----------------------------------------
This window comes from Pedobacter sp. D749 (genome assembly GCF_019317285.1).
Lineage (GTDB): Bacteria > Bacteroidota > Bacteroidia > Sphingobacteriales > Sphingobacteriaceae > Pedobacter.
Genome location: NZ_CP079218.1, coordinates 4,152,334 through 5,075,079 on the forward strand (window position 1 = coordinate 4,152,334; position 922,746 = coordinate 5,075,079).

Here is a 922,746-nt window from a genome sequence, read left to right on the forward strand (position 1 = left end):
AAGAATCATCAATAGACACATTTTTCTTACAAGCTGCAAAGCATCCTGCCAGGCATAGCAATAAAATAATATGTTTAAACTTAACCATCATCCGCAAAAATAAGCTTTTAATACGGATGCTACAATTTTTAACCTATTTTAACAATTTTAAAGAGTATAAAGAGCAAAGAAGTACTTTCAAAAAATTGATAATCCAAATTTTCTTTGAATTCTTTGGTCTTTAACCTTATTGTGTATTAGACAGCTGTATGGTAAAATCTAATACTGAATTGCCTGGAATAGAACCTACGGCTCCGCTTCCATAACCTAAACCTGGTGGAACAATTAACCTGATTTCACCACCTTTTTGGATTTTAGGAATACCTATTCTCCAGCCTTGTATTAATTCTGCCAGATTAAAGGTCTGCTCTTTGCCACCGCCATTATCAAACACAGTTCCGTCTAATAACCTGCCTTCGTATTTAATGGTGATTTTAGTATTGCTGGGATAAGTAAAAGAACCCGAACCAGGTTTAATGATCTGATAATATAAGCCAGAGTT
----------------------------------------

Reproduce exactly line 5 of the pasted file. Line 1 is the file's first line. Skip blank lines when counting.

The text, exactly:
AAGAATCATCAATAGACACATTTTTCTTACAAGCTGCAAAGCATCCTGCCAGGCATAGCAATAAAATAATATGTTTAAACTTAACCATCATCCGCAAAAATAAGCTTTTAATACGGATGCTACAATTTTTAACCTATTTTAACAATTTTAAAGAGTATAAAGAGCAAAGAAGTACTTTCAAAAAATTGATAATCCAAATTTTCTTTGAATTCTTTGGTCTTTAACCTTATTGTGTATTAGACAGCTGTATGGTAAAATCTAATACTGAATTGCCTGGAATAGAACCTACGGCTCCGCTTCCATAACCTAAACCTGGTGGAACAATTAACCTGATTTCACCACCTTTTTGGATTTTAGGAATACCTATTCTCCAGCCTTGTATTAATTCTGCCAGATTAAAGGTCTGCTCTTTGCCACCGCCATTATCAAACACAGTTCCGTCTAATAACCTGCCTTCGTATTTAATGGTGATTTTAGTATTGCTGGGATAAGTAAAAGAACCCGAACCAGGTTTAATGATCTGATAATATAAGCCAGAGTT